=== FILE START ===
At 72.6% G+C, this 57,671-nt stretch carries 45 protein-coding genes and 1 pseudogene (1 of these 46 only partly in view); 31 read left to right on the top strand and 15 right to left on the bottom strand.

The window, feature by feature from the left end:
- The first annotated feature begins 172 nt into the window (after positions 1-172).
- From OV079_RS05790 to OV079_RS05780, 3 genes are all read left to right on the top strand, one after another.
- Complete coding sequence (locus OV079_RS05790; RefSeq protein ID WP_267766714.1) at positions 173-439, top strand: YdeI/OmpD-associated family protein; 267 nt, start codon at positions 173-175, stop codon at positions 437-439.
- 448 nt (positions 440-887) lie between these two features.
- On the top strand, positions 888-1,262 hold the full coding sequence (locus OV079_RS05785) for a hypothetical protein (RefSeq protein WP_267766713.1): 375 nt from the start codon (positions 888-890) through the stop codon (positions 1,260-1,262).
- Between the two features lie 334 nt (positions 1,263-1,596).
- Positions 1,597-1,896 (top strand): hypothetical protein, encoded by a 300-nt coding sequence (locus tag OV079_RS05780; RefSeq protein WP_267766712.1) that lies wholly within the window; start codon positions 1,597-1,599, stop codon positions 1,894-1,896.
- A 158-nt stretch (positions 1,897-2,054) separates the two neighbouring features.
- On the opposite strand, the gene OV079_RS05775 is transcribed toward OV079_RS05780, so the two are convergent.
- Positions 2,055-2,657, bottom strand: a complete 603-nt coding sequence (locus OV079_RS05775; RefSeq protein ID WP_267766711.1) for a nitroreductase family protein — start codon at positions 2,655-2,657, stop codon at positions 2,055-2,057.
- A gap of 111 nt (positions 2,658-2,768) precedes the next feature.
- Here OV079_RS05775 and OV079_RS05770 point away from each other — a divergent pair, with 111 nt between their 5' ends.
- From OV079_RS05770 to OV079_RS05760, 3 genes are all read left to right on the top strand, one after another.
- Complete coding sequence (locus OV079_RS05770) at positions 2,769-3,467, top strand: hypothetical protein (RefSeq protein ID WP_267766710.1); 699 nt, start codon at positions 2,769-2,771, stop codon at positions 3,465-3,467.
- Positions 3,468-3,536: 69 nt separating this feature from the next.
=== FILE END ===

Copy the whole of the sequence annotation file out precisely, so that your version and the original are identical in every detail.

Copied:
At 72.6% G+C, this 57,671-nt stretch carries 45 protein-coding genes and 1 pseudogene (1 of these 46 only partly in view); 31 read left to right on the top strand and 15 right to left on the bottom strand.

The window, feature by feature from the left end:
- The first annotated feature begins 172 nt into the window (after positions 1-172).
- From OV079_RS05790 to OV079_RS05780, 3 genes are all read left to right on the top strand, one after another.
- Complete coding sequence (locus OV079_RS05790; RefSeq protein ID WP_267766714.1) at positions 173-439, top strand: YdeI/OmpD-associated family protein; 267 nt, start codon at positions 173-175, stop codon at positions 437-439.
- 448 nt (positions 440-887) lie between these two features.
- On the top strand, positions 888-1,262 hold the full coding sequence (locus OV079_RS05785) for a hypothetical protein (RefSeq protein WP_267766713.1): 375 nt from the start codon (positions 888-890) through the stop codon (positions 1,260-1,262).
- Between the two features lie 334 nt (positions 1,263-1,596).
- Positions 1,597-1,896 (top strand): hypothetical protein, encoded by a 300-nt coding sequence (locus tag OV079_RS05780; RefSeq protein WP_267766712.1) that lies wholly within the window; start codon positions 1,597-1,599, stop codon positions 1,894-1,896.
- A 158-nt stretch (positions 1,897-2,054) separates the two neighbouring features.
- On the opposite strand, the gene OV079_RS05775 is transcribed toward OV079_RS05780, so the two are convergent.
- Positions 2,055-2,657, bottom strand: a complete 603-nt coding sequence (locus OV079_RS05775; RefSeq protein ID WP_267766711.1) for a nitroreductase family protein — start codon at positions 2,655-2,657, stop codon at positions 2,055-2,057.
- A gap of 111 nt (positions 2,658-2,768) precedes the next feature.
- Here OV079_RS05775 and OV079_RS05770 point away from each other — a divergent pair, with 111 nt between their 5' ends.
- From OV079_RS05770 to OV079_RS05760, 3 genes are all read left to right on the top strand, one after another.
- Complete coding sequence (locus OV079_RS05770) at positions 2,769-3,467, top strand: hypothetical protein (RefSeq protein ID WP_267766710.1); 699 nt, start codon at positions 2,769-2,771, stop codon at positions 3,465-3,467.
- Positions 3,468-3,536: 69 nt separating this feature from the next.